Europe midday: Russian and US stocks in focus amid geopolitical headlines
Stocks on the Continent are on the back foot come midday in lacklustre summer trading, albeit amid significant volatility in Russian and Turkish assets, especially in foreign exchange markets.
Overnight, the US Department of State slapped new sanctions on exports of goods and technology to Russia deemed sensitive on national security grounds after finding that Moscow was responsible for the poisoning of its former spy Sergei Skripal in the UK.
The move, required under existing legislation, raised concerns among investors that the US government may be hardening its stance against the Kremlin, especially given recent calls from some senators for "crushing sanctions" to be imposed until Moscow desists in its US election meddling.
Also on Tuesday evening, Turkish officials reportedly balked at pressure that they commit to releasing a detained US pastor. To take note of, the Financial Times was reporting that Ankara was set to announce a new economic model on Friday.
Against that backdrop, as of 1212 BST, the benchmark Stoxx 600 was slipping 0.30% or 1.25 points to 388.44, alongside a 0.44% or 23.70 point drop for the Cac-40 to 5,478.20
In parallel, Moscow's RTS index was shedding 2.02% to 1,091.24, paring its gains for the year-to-date in the process, although the Borsa Istanbul 100 Index was up by 1.71% to 98,630.19.
"Trade concerns remain to the fore, and not just between the US and China, with Washington set to slap more sanctions on Russia. Ahead of mid-term elections, this may help Trump look tougher vis-a-vis the Kremlin, distancing himself from Putin and, he will hope, allegations of collusion," said Mike van Dulken at Accendo Markets.
"While trade risks between the US and its allies are de-escalating, tensions between the US and China are likely to rise in coming months. We expect market volatility to pick up as the Trump administration presses ahead with tariffs," chipped-in Erin Browne at UBS.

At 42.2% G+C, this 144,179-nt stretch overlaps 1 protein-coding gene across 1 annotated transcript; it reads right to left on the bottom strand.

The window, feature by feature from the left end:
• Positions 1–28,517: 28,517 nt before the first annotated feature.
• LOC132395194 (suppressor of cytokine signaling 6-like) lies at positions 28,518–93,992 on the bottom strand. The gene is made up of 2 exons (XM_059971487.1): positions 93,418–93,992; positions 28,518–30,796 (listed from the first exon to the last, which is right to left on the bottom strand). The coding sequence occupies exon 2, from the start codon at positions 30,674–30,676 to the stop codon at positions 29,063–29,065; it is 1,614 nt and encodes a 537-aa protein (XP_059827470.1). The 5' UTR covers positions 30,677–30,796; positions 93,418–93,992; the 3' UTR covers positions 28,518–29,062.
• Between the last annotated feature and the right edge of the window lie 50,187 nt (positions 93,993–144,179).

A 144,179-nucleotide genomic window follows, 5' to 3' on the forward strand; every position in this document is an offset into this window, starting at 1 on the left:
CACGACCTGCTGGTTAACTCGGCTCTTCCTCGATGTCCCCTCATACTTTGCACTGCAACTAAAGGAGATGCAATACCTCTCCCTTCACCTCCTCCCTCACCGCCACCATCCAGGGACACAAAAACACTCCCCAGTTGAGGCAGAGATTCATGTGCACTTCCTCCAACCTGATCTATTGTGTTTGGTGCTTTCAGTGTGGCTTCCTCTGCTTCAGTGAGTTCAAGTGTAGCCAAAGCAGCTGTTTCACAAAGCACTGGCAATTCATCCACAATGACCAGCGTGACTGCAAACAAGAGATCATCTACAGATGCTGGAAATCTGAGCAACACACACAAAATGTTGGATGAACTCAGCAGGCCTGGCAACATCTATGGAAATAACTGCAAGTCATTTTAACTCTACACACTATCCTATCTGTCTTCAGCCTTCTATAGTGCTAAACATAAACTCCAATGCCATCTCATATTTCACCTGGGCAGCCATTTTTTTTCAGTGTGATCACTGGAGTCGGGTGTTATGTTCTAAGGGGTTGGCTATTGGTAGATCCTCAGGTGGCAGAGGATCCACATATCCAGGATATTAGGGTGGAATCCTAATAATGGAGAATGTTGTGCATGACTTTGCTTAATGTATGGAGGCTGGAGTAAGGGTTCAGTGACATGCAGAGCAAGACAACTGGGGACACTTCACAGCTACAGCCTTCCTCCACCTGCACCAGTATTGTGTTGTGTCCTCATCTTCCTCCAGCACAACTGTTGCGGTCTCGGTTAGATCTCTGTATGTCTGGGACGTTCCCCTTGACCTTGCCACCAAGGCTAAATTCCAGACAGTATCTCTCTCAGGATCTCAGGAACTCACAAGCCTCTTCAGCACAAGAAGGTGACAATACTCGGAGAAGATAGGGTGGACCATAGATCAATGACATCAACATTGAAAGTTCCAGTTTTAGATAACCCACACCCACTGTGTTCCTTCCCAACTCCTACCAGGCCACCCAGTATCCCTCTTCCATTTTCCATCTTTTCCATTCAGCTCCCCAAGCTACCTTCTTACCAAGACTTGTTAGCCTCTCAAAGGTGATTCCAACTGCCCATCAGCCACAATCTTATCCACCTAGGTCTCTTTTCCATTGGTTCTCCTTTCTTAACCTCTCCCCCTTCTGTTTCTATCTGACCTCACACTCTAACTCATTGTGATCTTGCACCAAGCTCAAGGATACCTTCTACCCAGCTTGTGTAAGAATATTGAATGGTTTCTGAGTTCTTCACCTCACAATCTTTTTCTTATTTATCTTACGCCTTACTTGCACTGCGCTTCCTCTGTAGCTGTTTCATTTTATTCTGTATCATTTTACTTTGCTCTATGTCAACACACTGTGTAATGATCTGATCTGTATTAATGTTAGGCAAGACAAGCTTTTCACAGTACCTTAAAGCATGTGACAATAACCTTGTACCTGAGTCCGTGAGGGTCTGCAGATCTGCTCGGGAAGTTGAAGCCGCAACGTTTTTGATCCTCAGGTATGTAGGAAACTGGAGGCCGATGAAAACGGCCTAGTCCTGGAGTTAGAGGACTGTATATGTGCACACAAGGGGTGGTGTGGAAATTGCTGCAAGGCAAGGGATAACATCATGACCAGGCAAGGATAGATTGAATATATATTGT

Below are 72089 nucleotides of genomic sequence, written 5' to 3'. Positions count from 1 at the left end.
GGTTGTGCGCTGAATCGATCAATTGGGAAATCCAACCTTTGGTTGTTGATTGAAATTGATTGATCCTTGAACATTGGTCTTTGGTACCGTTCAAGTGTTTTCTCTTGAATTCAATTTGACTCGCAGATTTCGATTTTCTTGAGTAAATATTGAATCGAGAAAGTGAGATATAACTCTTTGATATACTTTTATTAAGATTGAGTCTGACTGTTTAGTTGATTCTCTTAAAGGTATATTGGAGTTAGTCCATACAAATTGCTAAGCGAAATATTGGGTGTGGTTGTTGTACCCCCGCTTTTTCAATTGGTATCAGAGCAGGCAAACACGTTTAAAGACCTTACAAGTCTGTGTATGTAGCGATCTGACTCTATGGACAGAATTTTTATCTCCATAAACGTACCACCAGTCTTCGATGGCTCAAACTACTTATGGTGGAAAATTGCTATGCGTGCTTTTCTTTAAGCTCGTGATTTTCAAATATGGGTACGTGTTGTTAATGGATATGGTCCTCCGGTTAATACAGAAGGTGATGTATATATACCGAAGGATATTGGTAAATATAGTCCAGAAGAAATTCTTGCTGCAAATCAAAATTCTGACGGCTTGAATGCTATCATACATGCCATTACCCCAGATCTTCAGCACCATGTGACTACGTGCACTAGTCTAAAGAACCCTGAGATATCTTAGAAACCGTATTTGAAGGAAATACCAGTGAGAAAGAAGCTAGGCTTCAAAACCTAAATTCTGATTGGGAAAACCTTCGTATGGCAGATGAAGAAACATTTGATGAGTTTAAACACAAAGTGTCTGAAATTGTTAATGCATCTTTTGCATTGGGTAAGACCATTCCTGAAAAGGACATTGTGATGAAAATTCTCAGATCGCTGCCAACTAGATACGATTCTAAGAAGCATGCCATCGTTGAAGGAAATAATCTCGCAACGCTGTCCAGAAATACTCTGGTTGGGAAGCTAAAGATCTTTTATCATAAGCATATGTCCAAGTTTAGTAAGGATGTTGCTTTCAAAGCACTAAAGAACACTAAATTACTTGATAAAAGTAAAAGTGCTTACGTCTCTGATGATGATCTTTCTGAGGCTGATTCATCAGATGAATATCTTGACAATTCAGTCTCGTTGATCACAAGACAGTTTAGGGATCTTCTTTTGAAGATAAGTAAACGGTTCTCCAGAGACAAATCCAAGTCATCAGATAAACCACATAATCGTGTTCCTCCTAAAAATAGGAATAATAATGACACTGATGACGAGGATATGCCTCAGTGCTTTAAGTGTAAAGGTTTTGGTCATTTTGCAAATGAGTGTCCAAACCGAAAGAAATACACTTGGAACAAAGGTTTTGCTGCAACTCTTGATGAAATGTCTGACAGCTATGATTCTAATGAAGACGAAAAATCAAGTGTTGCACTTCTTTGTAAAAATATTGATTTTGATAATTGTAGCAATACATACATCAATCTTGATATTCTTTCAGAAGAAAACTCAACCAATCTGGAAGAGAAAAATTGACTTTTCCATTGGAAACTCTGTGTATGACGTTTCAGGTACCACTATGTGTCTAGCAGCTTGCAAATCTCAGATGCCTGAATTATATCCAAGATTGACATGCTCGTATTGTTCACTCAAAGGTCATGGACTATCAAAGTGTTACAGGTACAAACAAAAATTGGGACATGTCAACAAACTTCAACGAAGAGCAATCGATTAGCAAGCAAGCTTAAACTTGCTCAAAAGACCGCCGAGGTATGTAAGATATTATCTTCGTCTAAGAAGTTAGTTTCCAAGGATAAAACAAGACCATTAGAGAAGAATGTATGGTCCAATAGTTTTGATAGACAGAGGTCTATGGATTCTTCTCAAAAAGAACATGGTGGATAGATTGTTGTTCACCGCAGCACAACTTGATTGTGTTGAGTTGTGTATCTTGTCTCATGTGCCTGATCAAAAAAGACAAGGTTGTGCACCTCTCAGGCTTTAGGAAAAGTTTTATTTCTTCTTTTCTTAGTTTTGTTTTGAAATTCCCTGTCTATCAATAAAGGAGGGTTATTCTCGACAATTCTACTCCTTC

Nevertheless, Browne added, "Investors should not underestimate growth stabilization outside of the US, including the effects of China’s monetary and fiscal stimulus. We remain constructive on global equities."
On currency markets, it was the Turkish lira that was faring worse, with the US dollar flying 2.14% higher to trade at a record 5.3918, while against the Russian rouble the Greenback was 0.54% stronger to 65.9630, its best level in a year.
Shares of Russian airline Aeroflot and lender VTB Bank meanwhile fell as much as 6% in the wake of the fresh US sanctions.
The economic data calendar was fairly light on Thursday.
In Ireland, the Central Statistics Office reported a 0.4% rise in harmonised consumer prices during the month of July, which pushed the year-on-year rate of increase from June's 0.7% to a clip of 1.0%.
Over in Greece, ELSTAT reported that registered unemployment continued to trend lower in May, although the number of officially inactive persons remained exceedingly high.
A total of 3.824m Greeks were classed as officialy employed in May, with 924,941 said to be unemployed. Meanwhile, those classed as 'inactive' stood at 3.230m.